As developers for the City of Oakland get ready to break ground on a massive overhaul of the former Army Base this year, there's a growing concern that only a portion of the project will be completed this decade because the Port of Oakland is short on cash. The port is choked with debt from past construction projects and has failed to secure the $600 million it needs to fully redevelop its half of the base. The financial shortfall not only threatens the port's future competitiveness, but also could mean that it will take a long time to fulfill promises of thousands of new jobs in West Oakland.
A few weeks ago, the chief financial officer for the Port of Oakland, Sara Lee, apologized to the Port Commission during a presentation on the public agency's finances. "So sorry for all of that news," said Lee. "I know that it's a little bit sobering."
The port, she said, has $1.3 billion in outstanding debt, as well as $900 million in unfunded capital needs. Lee characterized the financial condition of the port as "challenging." "I wish I had better news to share," she added. "The economic and competitive climate that we work in, coupled with the $1.3 billion in outstanding debt, continues to put tremendous pressure on port revenue."
The port's financial problems also could harm its ability to compete against the ports of Los Angeles and Long Beach and against those on the eastern seaboard. Currently, the Port of Los Angeles has an annual capital improvement program of $400 million, while the Port of Long Beach has $700 million for capital upgrades. The Port of Oakland, by contrast, has just $31 million a year for its maritime operations' capital needs through 2017.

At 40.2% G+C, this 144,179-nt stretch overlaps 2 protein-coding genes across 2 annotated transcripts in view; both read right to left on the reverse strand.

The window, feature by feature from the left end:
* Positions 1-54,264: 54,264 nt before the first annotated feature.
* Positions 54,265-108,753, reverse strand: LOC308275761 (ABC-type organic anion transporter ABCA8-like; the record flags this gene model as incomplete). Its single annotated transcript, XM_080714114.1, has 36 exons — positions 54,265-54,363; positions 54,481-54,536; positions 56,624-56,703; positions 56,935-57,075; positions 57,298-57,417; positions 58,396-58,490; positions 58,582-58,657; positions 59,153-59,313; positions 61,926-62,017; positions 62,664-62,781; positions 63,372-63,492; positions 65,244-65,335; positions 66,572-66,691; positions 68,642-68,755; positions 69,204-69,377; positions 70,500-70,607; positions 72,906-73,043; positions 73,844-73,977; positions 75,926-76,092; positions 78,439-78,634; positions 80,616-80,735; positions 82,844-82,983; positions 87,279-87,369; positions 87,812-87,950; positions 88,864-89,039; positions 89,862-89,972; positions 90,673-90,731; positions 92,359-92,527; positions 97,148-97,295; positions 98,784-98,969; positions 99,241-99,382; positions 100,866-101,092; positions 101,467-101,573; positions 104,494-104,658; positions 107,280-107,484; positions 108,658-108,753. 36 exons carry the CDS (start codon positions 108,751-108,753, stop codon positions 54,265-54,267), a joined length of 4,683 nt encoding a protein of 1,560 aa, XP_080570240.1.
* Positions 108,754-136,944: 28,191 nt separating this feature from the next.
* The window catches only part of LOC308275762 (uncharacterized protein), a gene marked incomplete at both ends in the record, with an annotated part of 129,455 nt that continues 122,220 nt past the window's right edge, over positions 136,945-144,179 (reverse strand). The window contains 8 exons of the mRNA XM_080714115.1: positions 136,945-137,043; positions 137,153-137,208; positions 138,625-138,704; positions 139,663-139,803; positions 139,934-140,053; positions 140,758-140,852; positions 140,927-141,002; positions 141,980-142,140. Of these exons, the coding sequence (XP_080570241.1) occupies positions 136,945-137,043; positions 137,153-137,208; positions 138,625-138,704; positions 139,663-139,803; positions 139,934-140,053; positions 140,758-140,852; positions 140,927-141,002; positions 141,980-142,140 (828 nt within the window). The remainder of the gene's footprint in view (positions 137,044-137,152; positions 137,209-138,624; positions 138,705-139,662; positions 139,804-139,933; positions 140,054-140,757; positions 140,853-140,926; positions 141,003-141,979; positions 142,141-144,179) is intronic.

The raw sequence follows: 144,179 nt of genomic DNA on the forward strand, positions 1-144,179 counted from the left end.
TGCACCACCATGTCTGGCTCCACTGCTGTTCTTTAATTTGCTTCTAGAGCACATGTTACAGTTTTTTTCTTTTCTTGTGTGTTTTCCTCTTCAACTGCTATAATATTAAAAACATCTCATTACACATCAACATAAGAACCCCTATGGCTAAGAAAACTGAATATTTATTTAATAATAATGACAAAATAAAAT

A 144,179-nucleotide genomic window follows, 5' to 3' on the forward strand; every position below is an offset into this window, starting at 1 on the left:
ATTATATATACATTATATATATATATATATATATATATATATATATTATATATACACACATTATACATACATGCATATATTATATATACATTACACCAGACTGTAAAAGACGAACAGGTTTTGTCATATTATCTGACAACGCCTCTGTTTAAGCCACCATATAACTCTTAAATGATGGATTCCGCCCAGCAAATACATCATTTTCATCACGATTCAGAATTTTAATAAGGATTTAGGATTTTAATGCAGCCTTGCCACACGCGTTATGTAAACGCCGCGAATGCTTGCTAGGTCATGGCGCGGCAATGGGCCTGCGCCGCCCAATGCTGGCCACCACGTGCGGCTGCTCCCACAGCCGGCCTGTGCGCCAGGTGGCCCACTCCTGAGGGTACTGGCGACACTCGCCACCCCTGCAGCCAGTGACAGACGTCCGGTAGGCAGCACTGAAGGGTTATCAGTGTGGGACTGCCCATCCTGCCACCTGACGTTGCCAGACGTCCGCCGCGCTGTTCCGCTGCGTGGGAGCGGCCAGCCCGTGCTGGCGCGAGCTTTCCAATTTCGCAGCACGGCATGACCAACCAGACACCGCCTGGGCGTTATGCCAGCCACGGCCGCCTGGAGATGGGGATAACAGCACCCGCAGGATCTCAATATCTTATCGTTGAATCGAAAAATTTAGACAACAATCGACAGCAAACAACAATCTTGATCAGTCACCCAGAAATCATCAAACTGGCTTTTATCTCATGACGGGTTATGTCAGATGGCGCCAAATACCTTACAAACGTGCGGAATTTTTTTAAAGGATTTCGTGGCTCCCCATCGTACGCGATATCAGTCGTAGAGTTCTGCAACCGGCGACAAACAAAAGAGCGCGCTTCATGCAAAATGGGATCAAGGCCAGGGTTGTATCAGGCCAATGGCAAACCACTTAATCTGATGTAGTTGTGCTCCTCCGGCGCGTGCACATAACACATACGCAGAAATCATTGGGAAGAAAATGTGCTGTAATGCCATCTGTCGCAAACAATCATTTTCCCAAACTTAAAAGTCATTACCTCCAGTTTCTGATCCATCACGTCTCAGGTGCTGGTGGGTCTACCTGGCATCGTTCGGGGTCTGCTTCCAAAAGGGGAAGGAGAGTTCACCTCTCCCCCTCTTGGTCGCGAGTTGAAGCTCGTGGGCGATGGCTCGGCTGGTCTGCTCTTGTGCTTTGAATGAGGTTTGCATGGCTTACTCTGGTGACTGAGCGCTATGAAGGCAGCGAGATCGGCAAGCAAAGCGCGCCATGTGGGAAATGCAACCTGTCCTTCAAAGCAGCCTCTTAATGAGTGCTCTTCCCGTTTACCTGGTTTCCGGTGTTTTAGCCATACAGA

And some experts say the port's financial problems could harm its future standing as a major US port. Alan Erera, an associate professor at Georgia Institute of Technology who specializes in transportation and logistics systems, said an expansion of the Port of Oakland via the redevelopment of the base is vital for the port's competitiveness. "It's important for Oakland to begin to upgrade its facilities now if it wants to continue to be a major player," he said.
Oakland, like the rest of California, is slowly watching its container shipment business being "leaked" to the East Coast, Erera said. "California faces the possibility of losing the lead market share unless it has the capacity to increase its seaports."
Port and city officials had hoped that the full redevelopment of the four-hundred-acre Army Base, which would include a significant expansion of the port's maritime operations, would not only be a boon to imports and exports at the seaport, but also would boost the local economy when coupled with the city's redevelopment project. But it may be a long wait before those dreams can be realized.
The overhaul of the base, which is expected to cost $1.3 billion in total, is divided into two phases. Phase One is expected to be completed by the end of 2015, and is being developed by the city and the port together, financed by a mix of public and private money. It's estimated to cost about a half-billion dollars — $260 million from the city, the port, private, and federal funds, and $242 million from state matching grant funds.
The bulk of the city's project will occur in Phase One. In the coming months, it will result in new roadways, utilities, soil stabilization, and environmental remediation work. Prologis Inc. and California Capital & Investment Group are the development team on the city's half of the base.